PM’S Africa Visit
The Prime Minister's Official Spokesman (PMOS) advised journalists that the Prime Minister was spending part of today preparing for his forthcoming visit to Africa this week. The key part of the trip would be the meeting of the Commission for Africa in Addis Ababa between 6 and 8 October. This was the second meeting of the Commission and marked the half way point of its exercise to refine its work schedule to look at how to take forward the publication of its report which was due next spring. The purpose of the Commission was to help Africa help itself by bringing together African people to examine their different experiences. This was being done as part of the UK's combined Presidencies of the G8 and the EU next year. We hoped the issue would feed into and inform the G8 agenda which would look at the problems facing Africa - such as those relating to conflict, disease and, in some cases, weak governance. We wanted to examine how Africa could be helped through means such as debt relief, health programmes and also trade. That said, it was important for Africa to view the report as one that was being produced with it, rather than for it - hence the importance of the meeting in Addis Ababa this week. Asked to explain what was meant by 'weak governance', the PMOS said that he was referring to issues such as transparency, corruption and ensuring that financial transactions were above board. All affected the credibility of countries in terms of attracting inward investment. He pointed out that some countries had already made progress in tackling such issues.
Asked about the Prime Minister's health today, the PMOS said that he was working in Downing Street and feeling fresh and alert. Questioned as to whether the Prime Minister had had a medical check-up since leaving hospital, the PMOS said that he had no intention of providing a running commentary on the Prime Minister's medical appointments and care. Asked if it was a good idea for the Prime Minister to undertake a visit to Africa so soon after his hospital procedure, the PMOS said that the Prime Minister obviously acted on the advice provided by doctors who were clearly better placed than anyone else to judge such matters. Asked if a doctor would accompany the Prime Minister on the trip, the PMOS said not as far as he was aware.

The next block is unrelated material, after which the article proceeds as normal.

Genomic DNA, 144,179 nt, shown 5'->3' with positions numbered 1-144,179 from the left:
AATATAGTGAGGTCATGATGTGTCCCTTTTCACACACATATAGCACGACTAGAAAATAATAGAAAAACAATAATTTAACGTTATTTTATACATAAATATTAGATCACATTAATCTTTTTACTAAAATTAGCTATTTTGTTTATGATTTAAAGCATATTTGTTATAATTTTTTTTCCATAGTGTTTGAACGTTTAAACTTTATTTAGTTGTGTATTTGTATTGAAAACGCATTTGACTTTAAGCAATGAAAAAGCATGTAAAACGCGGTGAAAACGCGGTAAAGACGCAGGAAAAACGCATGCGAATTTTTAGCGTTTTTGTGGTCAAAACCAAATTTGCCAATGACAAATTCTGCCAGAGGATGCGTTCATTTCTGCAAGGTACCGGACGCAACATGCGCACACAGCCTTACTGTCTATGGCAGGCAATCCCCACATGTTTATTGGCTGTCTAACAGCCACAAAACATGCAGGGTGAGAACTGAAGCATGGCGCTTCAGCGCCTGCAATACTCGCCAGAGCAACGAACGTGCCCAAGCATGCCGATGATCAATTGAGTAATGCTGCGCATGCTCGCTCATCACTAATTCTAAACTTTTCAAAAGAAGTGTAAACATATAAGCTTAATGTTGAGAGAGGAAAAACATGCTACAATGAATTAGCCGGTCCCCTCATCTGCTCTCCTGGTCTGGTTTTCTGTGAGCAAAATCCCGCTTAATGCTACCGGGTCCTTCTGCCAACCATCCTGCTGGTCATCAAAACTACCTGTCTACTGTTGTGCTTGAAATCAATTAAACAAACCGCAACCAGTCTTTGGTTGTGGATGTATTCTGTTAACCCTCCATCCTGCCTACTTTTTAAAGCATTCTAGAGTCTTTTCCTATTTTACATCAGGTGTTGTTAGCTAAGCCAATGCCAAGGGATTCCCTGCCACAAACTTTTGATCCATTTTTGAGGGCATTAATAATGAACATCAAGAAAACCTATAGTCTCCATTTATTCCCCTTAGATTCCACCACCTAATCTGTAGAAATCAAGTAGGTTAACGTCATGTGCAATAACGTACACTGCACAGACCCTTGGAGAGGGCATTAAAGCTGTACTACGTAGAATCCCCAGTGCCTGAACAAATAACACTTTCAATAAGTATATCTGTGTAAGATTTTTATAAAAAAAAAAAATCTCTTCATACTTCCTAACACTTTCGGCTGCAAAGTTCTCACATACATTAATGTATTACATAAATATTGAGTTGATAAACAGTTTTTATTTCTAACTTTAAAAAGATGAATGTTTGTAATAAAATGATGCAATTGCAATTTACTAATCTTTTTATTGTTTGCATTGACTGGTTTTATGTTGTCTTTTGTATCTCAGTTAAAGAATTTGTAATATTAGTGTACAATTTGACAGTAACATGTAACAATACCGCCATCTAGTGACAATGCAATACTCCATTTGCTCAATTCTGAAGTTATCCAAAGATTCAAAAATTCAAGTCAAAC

Asked for an update on Northern Ireland following the talks at Leeds Castle, the PMOS said that we were continuing to move in the right direction. However, the Prime Minister remained of the view that we needed to make progress sooner rather than later, which was why the contacts between ourselves and the Irish Government, and between the two Governments and the parties were ongoing. There was no specific timeframe at this stage. However, as the Prime Minister had said at Leeds Castle, there was now a basis to resolve the issue and move on. That view had not changed.
Asked the Prime Minister's view of recent US military activity in Iraq, the PMOS pointed out that it was being done with the agreement and assistance of the Iraqi interim government. The aim, with which we agreed, was clear - to do what was necessary to allow elections to take place in January in as peaceful an environment as possible.
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